The leaves and fruit of the white mulberry tree, which is native to China, have been used for centuries in traditional medicine. Academic studies over the past decade have found that the extract from its leaves can lower blood sugar levels and help with weight loss. People take it in capsule or pill form, as an extract or powder. They can also brew the leaves as an herbal tea.

Lori McClintock’s reaction seems unusual. No deaths from the white mulberry plant have been reported to poison control officials in the past 10 years, according to the American Association of Poison Control Centers.

Since 2012, 148 cases of white mulberry plant ingestion were voluntarily reported to poison control officials nationally, most involving accidental ingestion by children 12 and under, said Kaitlyn Brown, clinical managing director for the association. Only one case required medical follow-up, she said.

While poison control centers track exposures to the white mulberry plant, the FDA oversees dietary supplements, such as products that contain white mulberry leaf extract. Since 2004, two cases of people sickened by mulberry supplements have been reported to the FDA, according to its database that tracks “adverse events.” It relies heavily on voluntary reports from health care professionals and consumers. At least one of those cases led to hospitalization.

White mulberry leaf can have side effects, including nausea and diarrhea, according to research. Independent lab tests ordered by the coroner’s office showed Ms. McClintock’s body had elevated levels of nitrogen, sodium, and creatinine – all signs of dehydration, according to three pathologists who reviewed the coroner’s documents, which KHN redacted to remove Ms. McClintock’s name.

White mulberry leaves “do tend to cause dehydration, and part of the uses for that can be to help someone lose weight, mostly through fluid loss, which in this case was just kind of excessive,” said D’Michelle DuPre, MD, a retired forensic pathologist and a former medical examiner in South Carolina who reviewed the documents.

Dietary supplements, which include a broad range of vitamins, herbs, and minerals, are regulated by the FDA. However, they are classified as food and don’t undergo the rigorous scientific and safety testing the government requires of prescription drugs and over-the-counter medicines.

Lawmakers aren’t proposing to put supplements into the same category as pharmaceuticals, but some say they are alarmed that neither the FDA nor the industry knows how many dietary supplements are out there – making it almost impossible for the government to oversee them and punish bad actors.

The FDA estimates 40,000 to 80,000 supplement products are on the market in the United States, and industry surveys estimate 80% of Americans use them.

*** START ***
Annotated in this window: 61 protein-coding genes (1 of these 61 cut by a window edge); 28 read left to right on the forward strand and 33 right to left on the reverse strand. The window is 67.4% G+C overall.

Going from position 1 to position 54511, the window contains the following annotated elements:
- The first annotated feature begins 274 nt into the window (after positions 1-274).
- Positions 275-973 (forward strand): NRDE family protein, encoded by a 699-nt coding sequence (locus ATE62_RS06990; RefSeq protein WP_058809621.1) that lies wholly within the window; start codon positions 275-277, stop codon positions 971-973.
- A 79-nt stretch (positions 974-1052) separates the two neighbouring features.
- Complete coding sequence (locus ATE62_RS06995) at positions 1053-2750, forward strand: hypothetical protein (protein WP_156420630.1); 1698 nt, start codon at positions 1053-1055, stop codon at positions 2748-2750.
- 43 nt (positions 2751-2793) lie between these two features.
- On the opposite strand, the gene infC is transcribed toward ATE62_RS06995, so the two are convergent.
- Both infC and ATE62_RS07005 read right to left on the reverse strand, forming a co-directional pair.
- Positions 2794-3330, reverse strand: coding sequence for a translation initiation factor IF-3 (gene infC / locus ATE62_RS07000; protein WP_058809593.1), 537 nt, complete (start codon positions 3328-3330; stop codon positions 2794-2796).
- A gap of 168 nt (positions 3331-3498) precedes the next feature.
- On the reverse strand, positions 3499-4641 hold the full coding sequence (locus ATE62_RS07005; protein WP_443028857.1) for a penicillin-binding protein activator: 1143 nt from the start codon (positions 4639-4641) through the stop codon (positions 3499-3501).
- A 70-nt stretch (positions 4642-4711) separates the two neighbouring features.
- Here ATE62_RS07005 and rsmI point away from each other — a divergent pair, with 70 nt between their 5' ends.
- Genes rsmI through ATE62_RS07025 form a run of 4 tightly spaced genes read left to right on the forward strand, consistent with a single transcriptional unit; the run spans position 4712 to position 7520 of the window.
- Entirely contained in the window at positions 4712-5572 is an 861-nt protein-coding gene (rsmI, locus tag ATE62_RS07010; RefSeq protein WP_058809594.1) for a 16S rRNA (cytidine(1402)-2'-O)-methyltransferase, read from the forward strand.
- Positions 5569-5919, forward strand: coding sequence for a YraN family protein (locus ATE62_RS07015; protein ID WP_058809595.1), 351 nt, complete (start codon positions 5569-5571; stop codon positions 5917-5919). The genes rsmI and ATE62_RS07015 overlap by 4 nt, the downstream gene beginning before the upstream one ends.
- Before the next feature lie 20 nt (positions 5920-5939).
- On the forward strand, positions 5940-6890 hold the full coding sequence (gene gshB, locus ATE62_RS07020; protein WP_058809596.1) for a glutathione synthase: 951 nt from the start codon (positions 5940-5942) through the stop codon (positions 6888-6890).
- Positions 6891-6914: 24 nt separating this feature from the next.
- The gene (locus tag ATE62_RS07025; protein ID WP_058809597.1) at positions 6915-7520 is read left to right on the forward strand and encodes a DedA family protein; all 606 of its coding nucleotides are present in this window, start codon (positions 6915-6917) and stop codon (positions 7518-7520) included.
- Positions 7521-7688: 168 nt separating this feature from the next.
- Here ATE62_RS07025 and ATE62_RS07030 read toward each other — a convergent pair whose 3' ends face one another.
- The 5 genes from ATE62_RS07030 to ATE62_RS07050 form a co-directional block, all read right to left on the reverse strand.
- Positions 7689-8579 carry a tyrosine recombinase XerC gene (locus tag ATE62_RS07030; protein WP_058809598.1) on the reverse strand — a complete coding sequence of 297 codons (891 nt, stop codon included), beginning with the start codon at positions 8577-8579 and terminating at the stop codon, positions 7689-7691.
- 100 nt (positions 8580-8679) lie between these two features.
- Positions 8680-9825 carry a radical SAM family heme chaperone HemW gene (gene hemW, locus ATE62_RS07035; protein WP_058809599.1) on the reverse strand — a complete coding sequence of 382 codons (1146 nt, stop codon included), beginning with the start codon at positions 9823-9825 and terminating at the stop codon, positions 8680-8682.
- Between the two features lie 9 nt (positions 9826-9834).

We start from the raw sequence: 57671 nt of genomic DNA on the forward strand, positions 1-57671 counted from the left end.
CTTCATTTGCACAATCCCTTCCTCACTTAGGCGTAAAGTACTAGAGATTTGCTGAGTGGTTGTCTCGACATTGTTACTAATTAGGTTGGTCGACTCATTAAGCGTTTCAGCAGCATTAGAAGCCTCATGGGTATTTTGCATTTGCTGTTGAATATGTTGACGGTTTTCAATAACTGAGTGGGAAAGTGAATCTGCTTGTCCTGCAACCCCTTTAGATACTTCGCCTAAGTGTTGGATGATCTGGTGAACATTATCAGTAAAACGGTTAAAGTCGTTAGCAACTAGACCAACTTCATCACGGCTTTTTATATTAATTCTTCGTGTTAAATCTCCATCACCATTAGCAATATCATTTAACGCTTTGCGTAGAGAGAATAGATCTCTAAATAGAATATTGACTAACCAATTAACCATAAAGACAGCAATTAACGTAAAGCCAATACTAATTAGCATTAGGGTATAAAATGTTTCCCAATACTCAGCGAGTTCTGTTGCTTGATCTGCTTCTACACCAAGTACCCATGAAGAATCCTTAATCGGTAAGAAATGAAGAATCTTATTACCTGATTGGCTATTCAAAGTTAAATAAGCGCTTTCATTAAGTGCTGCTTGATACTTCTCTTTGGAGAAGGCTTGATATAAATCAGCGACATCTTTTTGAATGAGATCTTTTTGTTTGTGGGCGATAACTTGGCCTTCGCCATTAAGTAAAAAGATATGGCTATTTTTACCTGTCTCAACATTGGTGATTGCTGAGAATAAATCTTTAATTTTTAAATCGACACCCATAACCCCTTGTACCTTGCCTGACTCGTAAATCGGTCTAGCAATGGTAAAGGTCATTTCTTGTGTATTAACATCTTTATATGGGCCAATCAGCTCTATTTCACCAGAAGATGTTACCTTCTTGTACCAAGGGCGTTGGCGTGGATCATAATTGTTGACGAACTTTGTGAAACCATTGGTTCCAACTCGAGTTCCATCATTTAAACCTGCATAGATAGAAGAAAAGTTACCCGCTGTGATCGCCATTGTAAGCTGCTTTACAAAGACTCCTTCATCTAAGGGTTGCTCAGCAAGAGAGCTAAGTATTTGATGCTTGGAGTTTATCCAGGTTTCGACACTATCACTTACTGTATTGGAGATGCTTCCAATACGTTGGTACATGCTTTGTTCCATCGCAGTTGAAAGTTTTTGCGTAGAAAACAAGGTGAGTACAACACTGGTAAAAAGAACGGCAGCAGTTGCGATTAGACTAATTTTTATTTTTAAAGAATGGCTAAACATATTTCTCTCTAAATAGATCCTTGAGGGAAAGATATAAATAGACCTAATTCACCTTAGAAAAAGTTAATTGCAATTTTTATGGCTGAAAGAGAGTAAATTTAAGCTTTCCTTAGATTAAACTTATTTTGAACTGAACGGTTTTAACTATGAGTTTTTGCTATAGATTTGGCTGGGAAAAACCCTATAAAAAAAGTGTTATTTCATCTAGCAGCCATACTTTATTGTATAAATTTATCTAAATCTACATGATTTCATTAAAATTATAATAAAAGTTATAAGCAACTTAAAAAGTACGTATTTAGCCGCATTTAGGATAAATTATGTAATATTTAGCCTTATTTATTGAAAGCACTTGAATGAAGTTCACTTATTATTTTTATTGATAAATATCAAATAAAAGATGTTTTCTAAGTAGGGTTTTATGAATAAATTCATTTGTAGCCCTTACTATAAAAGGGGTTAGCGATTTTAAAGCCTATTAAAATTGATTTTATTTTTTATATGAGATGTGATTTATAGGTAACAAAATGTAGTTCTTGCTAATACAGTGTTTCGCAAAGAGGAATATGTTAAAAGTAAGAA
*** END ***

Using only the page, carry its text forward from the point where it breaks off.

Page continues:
Legislation by Sen. Durbin and U.S. Sen. Mike Braun (R-Ind.) would require manufacturers to register with the FDA and provide a public list of ingredients in their products, two provisions that are backed by the Council for Responsible Nutrition, another industry group that represents supplement makers.

But the council is lobbying against a provision that would require supplement makers to provide consumers with the ingredient amounts – or the blend – in their products, something they say is akin to giving a recipe to competitors. That’s proprietary information only government regulators should have access to, said Megan Olsen, the group’s senior vice president and general counsel.

Ms. Olsen explained that supplement manufacturers are regulated just like other food companies and are subject to strict labeling requirements and inspections by the FDA. They also must inform the agency about any adverse effects reported by consumers or doctors.

“Companies are testing products throughout the process, are reviewing how they’re being manufactured and what’s going into them,” Ms. Olsen said. “All of that is overseen and dictated by FDA regulation.”


Recommended Reading

Commentary: Diabetes Drug Comparisons, August 2022
Type 2 Diabetes ICYMI
‘Staggering’ CVD rise projected in U.S., especially in minorities
Type 2 Diabetes ICYMI
Short walks after meals can cut diabetes risk
Type 2 Diabetes ICYMI
Obesity drug shortage triggers frustrations, workarounds
Type 2 Diabetes ICYMI
‘Obesity paradox’ in AFib challenged as mortality climbs with BMI
Type 2 Diabetes ICYMI
Guidelines on GLP1RAs and continuous glucose monitors are among biggest news in diabetes
Type 2 Diabetes ICYMI
Are artificial sweeteners really harmless?
Type 2 Diabetes ICYMI
‘Conservative’ USPSTF primary prevention statin guidance finalized
Type 2 Diabetes ICYMI
Metformin fails as early COVID-19 treatment but shows potential
Type 2 Diabetes ICYMI
NSAIDs linked to heart failure risk in diabetes
Type 2 Diabetes ICYMI